It’s time to adjust your GPS if your New Year’s Day plans involved attending a hockey game at venerable Hara Arena in Trotwood.
That’s because the Dayton Demolition have vacated the 50-year-old facility, although they did leave a forwarding address.
The Federal Hockey League entry now plays at South Metro Sports in Centerville, broadcaster Lee Mowen confirmed Tuesday in lieu of an actual press release that might have informed the public. The first game there is Friday night at 7:30 against league-leading Danville. The venue recently hosted a “skate with Santa” event.
“That is correct,” Mowen said in an email. “The Dayton Demolition are no longer playing games at Hara Arena.”
Reasons remained sketchy. Phone messages left for the team and Hara management were not immediately returned.
Suspicion arose when last Saturday’s game against Danbury was scrubbed “due to unforeseen scheduling issues,” the team said. Fans holding tickets can use them for the rescheduled contest when a new date is set.
More information (but not much) is available on the Demolition’s Facebook page.
Although South Metro Sports makes no mention of the impending partnership with Dayton’s latest hockey team on its website, the move appears permanent, or at least as permanent as anything in the world of non-baseball, minor-league sports can be around here.
Judging from Twitter, area hockey fans seemed less than thrilled with the relocation, citing longer drives and uncertain seating.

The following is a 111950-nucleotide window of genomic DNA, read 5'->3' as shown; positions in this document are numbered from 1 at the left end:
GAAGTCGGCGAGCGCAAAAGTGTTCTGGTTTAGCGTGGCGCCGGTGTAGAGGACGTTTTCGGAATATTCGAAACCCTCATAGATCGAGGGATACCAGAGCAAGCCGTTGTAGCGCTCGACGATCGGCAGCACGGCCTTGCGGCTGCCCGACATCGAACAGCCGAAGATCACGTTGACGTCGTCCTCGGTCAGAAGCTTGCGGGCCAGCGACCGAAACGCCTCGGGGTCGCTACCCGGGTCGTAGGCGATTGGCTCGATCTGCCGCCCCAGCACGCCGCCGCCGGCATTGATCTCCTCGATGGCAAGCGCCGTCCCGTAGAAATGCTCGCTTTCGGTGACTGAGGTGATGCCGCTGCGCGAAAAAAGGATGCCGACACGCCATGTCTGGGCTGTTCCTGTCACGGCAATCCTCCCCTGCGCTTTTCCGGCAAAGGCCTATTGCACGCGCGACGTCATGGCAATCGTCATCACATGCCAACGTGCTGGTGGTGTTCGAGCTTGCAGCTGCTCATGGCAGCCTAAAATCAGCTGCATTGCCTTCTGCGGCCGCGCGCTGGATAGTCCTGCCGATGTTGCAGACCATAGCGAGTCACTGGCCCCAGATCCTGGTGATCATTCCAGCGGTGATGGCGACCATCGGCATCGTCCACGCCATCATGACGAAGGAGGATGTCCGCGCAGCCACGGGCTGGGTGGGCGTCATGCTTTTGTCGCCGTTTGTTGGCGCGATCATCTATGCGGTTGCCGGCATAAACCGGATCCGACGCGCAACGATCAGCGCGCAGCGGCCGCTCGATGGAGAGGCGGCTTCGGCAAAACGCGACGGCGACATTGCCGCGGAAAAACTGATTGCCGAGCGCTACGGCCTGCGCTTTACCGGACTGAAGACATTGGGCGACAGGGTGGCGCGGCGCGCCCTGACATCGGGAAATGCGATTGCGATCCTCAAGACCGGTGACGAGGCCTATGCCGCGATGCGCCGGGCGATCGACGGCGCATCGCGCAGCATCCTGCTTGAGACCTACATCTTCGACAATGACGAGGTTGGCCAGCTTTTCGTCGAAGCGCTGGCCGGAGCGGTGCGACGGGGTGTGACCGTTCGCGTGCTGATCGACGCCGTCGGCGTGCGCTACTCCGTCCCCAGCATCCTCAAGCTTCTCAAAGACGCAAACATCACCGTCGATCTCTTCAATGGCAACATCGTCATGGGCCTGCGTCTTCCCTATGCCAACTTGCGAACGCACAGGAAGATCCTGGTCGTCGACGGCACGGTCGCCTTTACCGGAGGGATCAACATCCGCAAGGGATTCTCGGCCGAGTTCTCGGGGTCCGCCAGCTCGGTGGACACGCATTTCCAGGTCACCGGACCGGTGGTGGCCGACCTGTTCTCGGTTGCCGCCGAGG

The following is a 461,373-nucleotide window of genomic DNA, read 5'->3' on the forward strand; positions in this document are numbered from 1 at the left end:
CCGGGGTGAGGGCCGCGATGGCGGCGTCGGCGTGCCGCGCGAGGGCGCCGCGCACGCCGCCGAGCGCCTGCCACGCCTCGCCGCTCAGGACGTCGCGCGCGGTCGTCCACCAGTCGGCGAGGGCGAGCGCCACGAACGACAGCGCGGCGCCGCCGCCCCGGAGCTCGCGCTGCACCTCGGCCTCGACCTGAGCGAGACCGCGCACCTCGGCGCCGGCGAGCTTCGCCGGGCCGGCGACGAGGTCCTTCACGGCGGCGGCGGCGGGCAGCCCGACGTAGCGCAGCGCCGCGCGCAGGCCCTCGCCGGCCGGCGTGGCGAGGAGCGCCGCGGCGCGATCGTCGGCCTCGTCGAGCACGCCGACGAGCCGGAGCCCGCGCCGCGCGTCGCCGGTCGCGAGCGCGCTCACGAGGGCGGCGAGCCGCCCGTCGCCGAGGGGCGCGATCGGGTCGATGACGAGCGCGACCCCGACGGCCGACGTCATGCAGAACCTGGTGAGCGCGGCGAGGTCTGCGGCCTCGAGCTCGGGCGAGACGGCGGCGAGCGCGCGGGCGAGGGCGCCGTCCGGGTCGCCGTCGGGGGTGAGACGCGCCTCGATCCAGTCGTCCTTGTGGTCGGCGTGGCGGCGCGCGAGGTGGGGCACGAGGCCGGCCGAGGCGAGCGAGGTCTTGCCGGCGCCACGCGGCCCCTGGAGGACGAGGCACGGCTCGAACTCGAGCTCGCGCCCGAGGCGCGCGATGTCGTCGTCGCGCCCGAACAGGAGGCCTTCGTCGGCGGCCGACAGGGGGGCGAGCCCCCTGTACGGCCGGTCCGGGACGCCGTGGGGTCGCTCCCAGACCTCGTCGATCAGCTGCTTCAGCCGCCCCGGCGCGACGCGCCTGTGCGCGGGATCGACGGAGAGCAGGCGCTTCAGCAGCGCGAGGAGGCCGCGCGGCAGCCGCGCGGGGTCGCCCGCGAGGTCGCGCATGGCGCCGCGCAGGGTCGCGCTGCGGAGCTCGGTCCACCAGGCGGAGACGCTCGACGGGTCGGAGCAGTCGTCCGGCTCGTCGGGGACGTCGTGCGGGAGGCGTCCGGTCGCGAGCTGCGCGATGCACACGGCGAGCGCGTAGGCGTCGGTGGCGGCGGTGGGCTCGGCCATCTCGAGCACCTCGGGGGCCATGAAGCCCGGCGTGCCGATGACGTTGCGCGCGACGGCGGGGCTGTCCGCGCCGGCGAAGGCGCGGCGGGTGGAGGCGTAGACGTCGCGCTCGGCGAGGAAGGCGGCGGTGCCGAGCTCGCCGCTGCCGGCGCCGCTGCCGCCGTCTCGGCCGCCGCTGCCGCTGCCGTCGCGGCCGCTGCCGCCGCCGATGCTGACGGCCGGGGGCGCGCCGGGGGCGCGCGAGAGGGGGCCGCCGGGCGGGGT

It was a sentiment best expressed by Jordan Samson, whose profile identifies him as one who “still believes in the USA” and will “stand up against free loaders and those that want to censor free speech.” He wrote, “What a joke. Where the hell are fans supposed to even sit? RIP Hara, it’s surprising it took this long.”
Hockey and Dayton have weathered a long and stormy marriage.
The Demolition are slogging through their inaugural season, currently a distant fourth in a six-team league. They replaced the Dayton Demonz, who replaced the second coming of the Dayton Gems, who filled the void when the Dayton Bombers (who followed the original Gems) folded after numerous ownership groups failed to keep them afloat.
Browns ready to tap into Wolf family again
Hall of Fame executive Ron Wolf is 76, but his mind still works and of course he’ll take millions from the Browns to do a little consulting.
Wolf and the Browns reportedly met and talked about joining forces. The Browns also may have interest in Wolf’s son Eliot, currently the Packers’ director of player personnel, especially if they relieve GM Ray Farmer of his duties as expected.
Ron Wolf built the Packers into a power, trading for quarterback Brett Favre, hiring coach Mike Holmgren. He knows what he’s doing, which would be a refreshing change for Browns fans.
The Browns are 3-12 going into Sunday’s season finale against the Steelers and looking for reasons not to fire people.
In 2004, Wolf served as a consultant for the Browns but then-coach Butch Davis didn’t want him around and the whole arrangement went up in smoke. Wolf later encouraged the Browns to hire Holmgren as team president but that, too, ended horribly.
Maybe the third time’s the charm.
But officer, nobody told me it was suspended
Ohio State running back Ezekiel Elliott said he didn’t know he was driving on a suspended license at the time of his recent automobile accident.
Sounds a little hard to believe, but at least his coach, Urban Meyer, resisted the urge to suspend him for his last game as a Buckeye on Friday in the Fiesta Bowl against Notre Dame.
Bill Livingston of cleveland.com said it was the right call, and I couldn’t agree more. After all, it’s not like he drove drunk (J.T. Barrett) or went to visit a prostitute armed with a handgun (Adolphus Washington).